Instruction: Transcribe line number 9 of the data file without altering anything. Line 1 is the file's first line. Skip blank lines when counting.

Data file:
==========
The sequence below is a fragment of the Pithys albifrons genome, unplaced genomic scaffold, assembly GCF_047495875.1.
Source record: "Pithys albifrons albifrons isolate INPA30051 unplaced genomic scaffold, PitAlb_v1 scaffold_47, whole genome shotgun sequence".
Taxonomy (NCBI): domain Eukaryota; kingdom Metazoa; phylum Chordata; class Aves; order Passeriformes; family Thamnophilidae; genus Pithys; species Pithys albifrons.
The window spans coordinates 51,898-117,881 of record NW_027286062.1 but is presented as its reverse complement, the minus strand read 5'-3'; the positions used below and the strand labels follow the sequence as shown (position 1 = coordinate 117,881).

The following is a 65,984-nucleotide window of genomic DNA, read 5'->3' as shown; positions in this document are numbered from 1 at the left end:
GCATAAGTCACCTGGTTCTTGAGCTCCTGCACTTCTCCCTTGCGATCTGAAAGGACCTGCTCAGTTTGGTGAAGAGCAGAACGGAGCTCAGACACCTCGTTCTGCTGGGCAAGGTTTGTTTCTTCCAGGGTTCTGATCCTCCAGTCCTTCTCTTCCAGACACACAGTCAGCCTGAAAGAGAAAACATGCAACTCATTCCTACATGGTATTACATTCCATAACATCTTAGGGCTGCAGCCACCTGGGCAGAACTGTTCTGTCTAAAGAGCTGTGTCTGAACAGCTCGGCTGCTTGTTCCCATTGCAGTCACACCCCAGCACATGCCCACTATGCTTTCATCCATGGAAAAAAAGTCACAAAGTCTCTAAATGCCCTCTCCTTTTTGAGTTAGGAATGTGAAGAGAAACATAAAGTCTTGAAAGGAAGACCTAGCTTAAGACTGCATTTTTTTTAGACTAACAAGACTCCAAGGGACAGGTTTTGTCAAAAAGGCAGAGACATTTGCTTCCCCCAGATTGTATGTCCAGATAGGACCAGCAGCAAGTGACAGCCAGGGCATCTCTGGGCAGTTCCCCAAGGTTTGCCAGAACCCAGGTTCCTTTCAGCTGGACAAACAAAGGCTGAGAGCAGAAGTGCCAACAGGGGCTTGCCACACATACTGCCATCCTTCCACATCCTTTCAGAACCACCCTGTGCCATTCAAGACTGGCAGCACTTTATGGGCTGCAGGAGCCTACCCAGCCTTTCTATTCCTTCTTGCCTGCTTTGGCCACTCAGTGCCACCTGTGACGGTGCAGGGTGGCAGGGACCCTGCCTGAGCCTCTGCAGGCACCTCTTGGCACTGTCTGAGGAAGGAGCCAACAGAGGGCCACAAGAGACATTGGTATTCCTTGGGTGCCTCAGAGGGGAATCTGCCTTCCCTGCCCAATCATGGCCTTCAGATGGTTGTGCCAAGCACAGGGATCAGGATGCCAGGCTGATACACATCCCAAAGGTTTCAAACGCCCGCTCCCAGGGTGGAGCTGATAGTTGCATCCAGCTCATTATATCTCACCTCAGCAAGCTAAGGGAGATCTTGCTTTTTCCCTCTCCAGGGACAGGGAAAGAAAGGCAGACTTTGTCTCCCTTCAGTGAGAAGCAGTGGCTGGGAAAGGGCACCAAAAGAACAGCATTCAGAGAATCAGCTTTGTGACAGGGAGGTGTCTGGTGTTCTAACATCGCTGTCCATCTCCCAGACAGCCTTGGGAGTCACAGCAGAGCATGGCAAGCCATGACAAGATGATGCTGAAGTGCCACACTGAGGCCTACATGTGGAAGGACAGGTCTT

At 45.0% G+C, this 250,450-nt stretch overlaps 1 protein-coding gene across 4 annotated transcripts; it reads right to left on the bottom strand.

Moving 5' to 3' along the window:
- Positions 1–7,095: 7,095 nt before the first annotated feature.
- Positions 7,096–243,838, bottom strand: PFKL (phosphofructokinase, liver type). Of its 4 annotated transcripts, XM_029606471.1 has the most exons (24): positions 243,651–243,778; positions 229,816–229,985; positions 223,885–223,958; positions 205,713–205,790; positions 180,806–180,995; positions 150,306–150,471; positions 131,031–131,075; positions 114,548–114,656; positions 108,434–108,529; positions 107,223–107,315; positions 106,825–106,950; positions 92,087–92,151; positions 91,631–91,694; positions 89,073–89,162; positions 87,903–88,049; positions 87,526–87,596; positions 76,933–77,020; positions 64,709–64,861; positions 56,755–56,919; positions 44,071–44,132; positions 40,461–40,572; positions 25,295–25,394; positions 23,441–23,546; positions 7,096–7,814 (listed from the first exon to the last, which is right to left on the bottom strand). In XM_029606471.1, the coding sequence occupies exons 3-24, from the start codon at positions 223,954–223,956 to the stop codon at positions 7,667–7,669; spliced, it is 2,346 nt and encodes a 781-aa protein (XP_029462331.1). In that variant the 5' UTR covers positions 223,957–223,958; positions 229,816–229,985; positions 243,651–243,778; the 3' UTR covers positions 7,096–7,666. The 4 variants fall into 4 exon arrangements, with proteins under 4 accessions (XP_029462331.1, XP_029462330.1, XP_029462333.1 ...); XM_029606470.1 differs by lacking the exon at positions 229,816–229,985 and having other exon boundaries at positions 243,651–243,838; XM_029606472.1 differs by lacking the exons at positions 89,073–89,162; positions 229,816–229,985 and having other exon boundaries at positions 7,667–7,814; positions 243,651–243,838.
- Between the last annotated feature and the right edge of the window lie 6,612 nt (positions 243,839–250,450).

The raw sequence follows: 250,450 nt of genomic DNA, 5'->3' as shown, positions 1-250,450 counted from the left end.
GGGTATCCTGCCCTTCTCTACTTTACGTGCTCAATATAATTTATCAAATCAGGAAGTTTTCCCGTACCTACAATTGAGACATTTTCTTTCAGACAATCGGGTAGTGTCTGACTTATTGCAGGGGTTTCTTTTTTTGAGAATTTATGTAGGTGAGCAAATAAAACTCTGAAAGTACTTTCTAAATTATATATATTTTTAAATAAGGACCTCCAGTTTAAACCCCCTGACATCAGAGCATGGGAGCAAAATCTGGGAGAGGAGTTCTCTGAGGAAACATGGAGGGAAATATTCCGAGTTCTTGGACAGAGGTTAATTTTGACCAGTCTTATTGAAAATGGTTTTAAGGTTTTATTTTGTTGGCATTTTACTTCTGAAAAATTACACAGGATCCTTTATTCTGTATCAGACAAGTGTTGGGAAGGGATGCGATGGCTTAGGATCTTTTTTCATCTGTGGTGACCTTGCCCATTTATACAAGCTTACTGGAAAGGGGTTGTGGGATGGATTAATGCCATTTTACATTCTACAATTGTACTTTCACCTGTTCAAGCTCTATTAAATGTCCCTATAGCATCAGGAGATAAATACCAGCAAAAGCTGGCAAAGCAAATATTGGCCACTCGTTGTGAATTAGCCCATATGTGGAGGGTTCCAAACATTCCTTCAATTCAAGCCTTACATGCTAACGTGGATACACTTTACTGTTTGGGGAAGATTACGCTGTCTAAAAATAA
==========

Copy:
- Positions 1–7,095: 7,095 nt before the first annotated feature.